Well Planning Objective

the plan must be altered during the course of drilling the well when unforeseen drilling problems endanger the crew. Failure to stress crew safety has resulted in loss of life and burned or permanently crippled individuals.

The second priority involves the safety of the well. The well plan must be designed to minimize the risk of blowouts and other factors that could create problems. This design requirement must be adhered to vigorously in all aspects of the plan. Example I.I illustrates a case in which this consideration was neglected in the earliest phase of well planning, which is data collection.

Example 1.1

A turnkey drilling contractor began drilling a 9.000-ft well in September 1979. The well was in a high-activity area where 52 wells had been drilled previously in a township (approximately 36 sq mi). The contractor was reputable and had a successful history.

The drilling superintendent called a bit company and obtained records on two wells in the section where the prospect well was to be drilled. Although the records were approximately 15 years old, it appeared that the formation pressures would be normal to a depth of 9,800 ft. Since the prospect well was to be drilled to 9,000 ft, pressure problems were not anticipated. The contractor elected to set 10%-in. casing to 1,800 ft and use a 9.5-lb/gal mud to 9,000 ft in a 97/s-in. hole. At that point, responsibility would be turned over to the oil company.

Drilling was uneventful until a depth of 8,750 ft was reached. At that point, a severe kick was taken. An underground blowout occurred that soon erupted into a surface blowout. The rig was destroyed and natural resources were lost until the well was killed three weeks later.

A drilling consultant retained by a major European insurance group conducted a study that yielded the following results:

1, All wells in the area appeared to be normal pressured until 9,800 ft.

2, However, 4 of the 52 wells in the specific township and range had blown out in the past five years. It appeared that the blowouts came from the same zone as the well in question.

  1. A total of 16 of the remaining 48 wells had taken kicks or severe gas cutting from the same zone,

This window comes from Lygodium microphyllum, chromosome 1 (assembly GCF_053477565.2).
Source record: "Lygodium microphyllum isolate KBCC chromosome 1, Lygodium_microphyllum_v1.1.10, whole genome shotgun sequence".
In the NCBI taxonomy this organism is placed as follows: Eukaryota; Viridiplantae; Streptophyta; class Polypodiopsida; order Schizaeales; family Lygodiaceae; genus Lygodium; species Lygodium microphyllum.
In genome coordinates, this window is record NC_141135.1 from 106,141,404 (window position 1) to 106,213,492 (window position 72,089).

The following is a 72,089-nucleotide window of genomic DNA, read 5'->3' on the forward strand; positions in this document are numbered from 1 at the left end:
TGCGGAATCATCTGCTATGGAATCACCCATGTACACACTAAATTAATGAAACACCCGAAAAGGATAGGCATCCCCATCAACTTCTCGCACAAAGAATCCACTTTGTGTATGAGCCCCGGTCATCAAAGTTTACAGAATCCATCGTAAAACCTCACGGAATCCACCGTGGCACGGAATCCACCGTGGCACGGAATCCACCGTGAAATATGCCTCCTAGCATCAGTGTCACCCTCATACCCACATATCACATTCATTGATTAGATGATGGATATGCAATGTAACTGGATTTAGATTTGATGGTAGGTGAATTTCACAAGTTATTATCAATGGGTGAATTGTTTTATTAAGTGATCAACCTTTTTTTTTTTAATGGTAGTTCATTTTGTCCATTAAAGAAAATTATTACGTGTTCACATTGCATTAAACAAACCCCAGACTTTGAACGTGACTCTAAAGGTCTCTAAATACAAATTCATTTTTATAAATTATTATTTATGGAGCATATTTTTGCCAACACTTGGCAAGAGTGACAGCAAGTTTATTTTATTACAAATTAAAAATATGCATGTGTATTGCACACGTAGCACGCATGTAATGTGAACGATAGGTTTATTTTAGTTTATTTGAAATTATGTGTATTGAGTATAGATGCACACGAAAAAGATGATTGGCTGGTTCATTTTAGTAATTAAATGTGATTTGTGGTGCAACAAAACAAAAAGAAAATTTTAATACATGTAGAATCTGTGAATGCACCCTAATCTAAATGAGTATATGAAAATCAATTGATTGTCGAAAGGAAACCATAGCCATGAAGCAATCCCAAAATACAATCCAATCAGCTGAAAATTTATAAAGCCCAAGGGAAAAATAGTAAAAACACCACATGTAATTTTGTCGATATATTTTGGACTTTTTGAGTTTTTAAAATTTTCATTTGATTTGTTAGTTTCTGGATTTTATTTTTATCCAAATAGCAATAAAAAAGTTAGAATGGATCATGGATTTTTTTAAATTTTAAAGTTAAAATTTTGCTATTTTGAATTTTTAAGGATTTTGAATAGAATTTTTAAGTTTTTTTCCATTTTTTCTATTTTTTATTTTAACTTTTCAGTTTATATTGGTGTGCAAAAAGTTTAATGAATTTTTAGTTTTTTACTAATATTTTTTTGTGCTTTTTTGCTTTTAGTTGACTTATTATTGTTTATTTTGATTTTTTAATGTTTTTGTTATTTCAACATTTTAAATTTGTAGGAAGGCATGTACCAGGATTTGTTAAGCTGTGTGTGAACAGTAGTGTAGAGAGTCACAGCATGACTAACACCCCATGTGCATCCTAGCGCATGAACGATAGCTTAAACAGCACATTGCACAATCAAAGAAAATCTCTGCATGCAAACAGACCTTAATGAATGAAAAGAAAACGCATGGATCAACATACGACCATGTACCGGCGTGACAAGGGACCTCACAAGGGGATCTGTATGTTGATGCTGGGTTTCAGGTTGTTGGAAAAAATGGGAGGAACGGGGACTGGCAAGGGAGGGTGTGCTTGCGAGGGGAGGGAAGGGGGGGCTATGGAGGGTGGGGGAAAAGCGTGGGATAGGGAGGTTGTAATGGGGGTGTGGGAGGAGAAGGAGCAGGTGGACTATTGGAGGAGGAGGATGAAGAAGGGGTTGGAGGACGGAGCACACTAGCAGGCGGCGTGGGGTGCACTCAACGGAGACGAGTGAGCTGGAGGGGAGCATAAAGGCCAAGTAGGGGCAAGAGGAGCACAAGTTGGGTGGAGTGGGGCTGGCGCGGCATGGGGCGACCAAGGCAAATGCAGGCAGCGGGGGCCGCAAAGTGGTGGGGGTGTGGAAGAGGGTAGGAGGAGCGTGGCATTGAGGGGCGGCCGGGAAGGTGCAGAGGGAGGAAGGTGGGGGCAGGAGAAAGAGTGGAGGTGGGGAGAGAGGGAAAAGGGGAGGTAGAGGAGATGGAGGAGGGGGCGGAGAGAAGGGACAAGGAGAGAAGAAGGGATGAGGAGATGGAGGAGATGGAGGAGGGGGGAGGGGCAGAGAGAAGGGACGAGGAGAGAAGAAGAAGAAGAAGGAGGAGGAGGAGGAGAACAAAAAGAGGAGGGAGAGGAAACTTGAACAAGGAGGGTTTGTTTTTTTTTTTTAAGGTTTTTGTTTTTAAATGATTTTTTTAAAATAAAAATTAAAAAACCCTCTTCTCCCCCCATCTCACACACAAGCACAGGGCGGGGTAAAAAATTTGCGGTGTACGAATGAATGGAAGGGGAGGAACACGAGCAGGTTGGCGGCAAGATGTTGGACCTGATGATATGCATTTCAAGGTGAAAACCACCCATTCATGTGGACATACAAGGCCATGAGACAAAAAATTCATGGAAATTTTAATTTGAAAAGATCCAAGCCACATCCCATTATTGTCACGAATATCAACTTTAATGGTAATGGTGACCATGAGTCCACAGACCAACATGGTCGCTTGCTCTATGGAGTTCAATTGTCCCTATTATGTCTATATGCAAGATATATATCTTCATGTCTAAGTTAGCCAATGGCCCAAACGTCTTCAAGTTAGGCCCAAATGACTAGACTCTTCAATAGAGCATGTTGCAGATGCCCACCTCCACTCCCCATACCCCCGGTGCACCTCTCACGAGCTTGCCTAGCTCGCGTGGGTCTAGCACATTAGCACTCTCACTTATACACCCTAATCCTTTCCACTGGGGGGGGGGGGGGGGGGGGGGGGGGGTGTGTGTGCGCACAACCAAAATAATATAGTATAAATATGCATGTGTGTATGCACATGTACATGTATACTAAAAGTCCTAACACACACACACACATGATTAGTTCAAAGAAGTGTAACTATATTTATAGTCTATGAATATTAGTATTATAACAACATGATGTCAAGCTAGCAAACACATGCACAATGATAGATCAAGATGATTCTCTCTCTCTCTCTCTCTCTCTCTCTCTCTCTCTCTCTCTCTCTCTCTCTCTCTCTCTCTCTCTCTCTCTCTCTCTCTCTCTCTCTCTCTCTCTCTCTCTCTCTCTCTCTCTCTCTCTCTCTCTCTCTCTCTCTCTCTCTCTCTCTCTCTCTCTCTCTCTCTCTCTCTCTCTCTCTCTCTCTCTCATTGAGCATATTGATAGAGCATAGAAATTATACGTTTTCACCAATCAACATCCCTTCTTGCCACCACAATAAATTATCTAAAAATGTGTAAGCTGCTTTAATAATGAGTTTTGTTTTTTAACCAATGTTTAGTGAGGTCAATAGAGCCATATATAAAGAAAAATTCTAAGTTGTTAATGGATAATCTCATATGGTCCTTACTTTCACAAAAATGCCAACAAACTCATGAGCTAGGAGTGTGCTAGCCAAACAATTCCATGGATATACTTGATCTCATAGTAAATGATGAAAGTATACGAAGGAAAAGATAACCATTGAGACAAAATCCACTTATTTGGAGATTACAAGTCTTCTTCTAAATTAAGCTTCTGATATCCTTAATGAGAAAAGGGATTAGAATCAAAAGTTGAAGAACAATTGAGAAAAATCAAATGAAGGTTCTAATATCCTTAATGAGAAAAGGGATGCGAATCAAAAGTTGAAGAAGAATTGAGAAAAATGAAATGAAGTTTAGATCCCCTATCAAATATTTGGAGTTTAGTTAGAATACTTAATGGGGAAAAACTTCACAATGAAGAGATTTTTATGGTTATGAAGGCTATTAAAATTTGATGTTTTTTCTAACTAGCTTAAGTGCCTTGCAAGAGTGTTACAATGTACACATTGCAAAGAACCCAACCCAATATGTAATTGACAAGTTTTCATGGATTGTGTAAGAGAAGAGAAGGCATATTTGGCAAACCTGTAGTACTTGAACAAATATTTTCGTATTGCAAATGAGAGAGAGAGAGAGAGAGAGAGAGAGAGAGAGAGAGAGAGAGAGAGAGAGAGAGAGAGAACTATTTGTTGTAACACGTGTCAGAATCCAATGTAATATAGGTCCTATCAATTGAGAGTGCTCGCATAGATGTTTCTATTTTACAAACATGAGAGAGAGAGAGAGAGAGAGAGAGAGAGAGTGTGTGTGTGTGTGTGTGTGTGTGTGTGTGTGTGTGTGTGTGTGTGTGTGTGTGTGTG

2. All problems appeared to occur after a severe 1973 blowout taken from a 12,200-ft abnormal pressure zone.


  1. The drilling contractor did not research thoroughly the surrounding wells in an effort to detect problems that could endanger his well or crews.
  2. The final settlement by the insurance company was over $16 million. The incident probably would not have occurred if the contractor had spent $800 to obtain proper drilling data as the drilling consultant had done.

Minimum Cost. A valid objective of the well planning process is to minimize the cost of the well without jeopardizing the safety aspects. In most cases, costs can be reduced to a certain level as additional effort is given to the planning (Fig. 1—1). It is not noble to build "steel monuments" in the name of safety if the additional expense is not required. On the other hand, monies should be spent as necessary to develop a safe system.

Usable Holes. Drilling a hole to the target depth is not completely satisfactory if the final well configuration is not usable. In this case, the term "usable" implies the following:

  • The hole diameter is sufficiently large so an adequate completion can be made,
  • The hole or producing formation is not irreparably damaged.
Oil Well Planner

Well planning effort

Fig. 1-1 Well costs can be reduced dramatically if proper well planning is implemented

This requirement of the well planning process can be difficult to achieve in abnormal pressure, deep zones that can cause hole geometry or mud problems.

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